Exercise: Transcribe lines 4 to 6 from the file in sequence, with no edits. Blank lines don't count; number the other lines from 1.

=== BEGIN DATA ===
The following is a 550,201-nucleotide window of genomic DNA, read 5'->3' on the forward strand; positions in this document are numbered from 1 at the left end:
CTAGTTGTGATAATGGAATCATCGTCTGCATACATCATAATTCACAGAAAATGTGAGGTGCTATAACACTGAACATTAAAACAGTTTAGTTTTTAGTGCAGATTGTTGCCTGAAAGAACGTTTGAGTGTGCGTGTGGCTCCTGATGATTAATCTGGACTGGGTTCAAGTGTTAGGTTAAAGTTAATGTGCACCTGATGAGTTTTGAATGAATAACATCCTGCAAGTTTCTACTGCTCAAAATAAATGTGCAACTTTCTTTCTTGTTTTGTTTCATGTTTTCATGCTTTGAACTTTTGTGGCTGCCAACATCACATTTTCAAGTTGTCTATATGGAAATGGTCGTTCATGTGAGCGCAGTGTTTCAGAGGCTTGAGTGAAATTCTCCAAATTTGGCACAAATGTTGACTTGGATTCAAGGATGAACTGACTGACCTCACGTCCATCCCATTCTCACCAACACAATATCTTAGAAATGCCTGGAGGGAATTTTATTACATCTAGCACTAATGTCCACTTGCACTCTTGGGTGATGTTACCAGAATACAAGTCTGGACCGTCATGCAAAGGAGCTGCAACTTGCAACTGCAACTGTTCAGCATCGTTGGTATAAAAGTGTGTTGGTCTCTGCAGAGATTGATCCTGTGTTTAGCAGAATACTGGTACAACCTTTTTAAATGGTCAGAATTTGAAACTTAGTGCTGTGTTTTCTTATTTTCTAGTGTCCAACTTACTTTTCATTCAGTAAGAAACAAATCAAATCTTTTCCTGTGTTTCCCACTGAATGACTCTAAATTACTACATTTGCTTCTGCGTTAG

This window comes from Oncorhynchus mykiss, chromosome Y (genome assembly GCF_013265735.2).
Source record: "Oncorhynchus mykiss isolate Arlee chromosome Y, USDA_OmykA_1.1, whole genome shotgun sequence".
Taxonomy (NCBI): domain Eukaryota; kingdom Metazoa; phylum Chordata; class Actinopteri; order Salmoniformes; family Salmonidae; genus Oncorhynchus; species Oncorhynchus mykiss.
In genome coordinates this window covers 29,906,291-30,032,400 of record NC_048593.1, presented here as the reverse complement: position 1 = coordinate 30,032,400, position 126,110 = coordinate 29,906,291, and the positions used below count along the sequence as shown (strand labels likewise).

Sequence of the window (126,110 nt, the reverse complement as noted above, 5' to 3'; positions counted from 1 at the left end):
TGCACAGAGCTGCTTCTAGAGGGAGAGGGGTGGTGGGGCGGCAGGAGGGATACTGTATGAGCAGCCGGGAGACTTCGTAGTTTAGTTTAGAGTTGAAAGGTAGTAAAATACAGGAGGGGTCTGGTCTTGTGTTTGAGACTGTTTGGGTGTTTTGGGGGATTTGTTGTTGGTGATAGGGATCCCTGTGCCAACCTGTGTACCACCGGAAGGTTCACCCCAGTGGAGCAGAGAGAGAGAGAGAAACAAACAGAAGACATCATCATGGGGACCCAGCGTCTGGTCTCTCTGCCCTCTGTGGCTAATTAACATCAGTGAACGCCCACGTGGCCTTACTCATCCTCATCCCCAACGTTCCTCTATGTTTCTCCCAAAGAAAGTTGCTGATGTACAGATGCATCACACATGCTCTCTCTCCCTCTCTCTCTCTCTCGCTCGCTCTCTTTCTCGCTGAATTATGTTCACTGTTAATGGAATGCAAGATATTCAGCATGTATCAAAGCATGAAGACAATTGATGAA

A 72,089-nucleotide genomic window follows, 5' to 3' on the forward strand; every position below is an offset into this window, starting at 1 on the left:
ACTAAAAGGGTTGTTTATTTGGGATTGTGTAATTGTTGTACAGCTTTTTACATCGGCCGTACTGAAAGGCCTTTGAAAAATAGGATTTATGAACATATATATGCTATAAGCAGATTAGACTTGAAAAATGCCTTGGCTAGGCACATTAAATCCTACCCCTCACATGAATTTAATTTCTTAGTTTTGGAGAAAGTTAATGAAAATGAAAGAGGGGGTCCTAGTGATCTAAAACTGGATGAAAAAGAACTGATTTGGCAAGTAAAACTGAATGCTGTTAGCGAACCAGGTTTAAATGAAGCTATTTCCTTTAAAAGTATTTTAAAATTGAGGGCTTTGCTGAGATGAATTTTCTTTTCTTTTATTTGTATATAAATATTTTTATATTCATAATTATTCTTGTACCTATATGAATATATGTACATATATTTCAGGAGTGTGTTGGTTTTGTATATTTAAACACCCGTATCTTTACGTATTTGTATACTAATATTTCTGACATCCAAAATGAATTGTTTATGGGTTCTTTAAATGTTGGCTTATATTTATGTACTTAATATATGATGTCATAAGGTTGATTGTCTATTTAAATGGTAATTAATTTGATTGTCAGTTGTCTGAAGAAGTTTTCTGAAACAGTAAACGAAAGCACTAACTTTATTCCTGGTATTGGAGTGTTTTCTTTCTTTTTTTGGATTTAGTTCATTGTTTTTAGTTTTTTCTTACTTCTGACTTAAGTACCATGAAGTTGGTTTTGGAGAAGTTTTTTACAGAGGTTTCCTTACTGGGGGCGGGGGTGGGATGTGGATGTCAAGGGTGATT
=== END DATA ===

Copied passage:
Source record: "Oncorhynchus mykiss isolate Arlee chromosome Y, USDA_OmykA_1.1, whole genome shotgun sequence".
Taxonomy (NCBI): domain Eukaryota; kingdom Metazoa; phylum Chordata; class Actinopteri; order Salmoniformes; family Salmonidae; genus Oncorhynchus; species Oncorhynchus mykiss.
In genome coordinates this window covers 29,906,291-30,032,400 of record NC_048593.1, presented here as the reverse complement: position 1 = coordinate 30,032,400, position 126,110 = coordinate 29,906,291, and the positions used below count along the sequence as shown (strand labels likewise).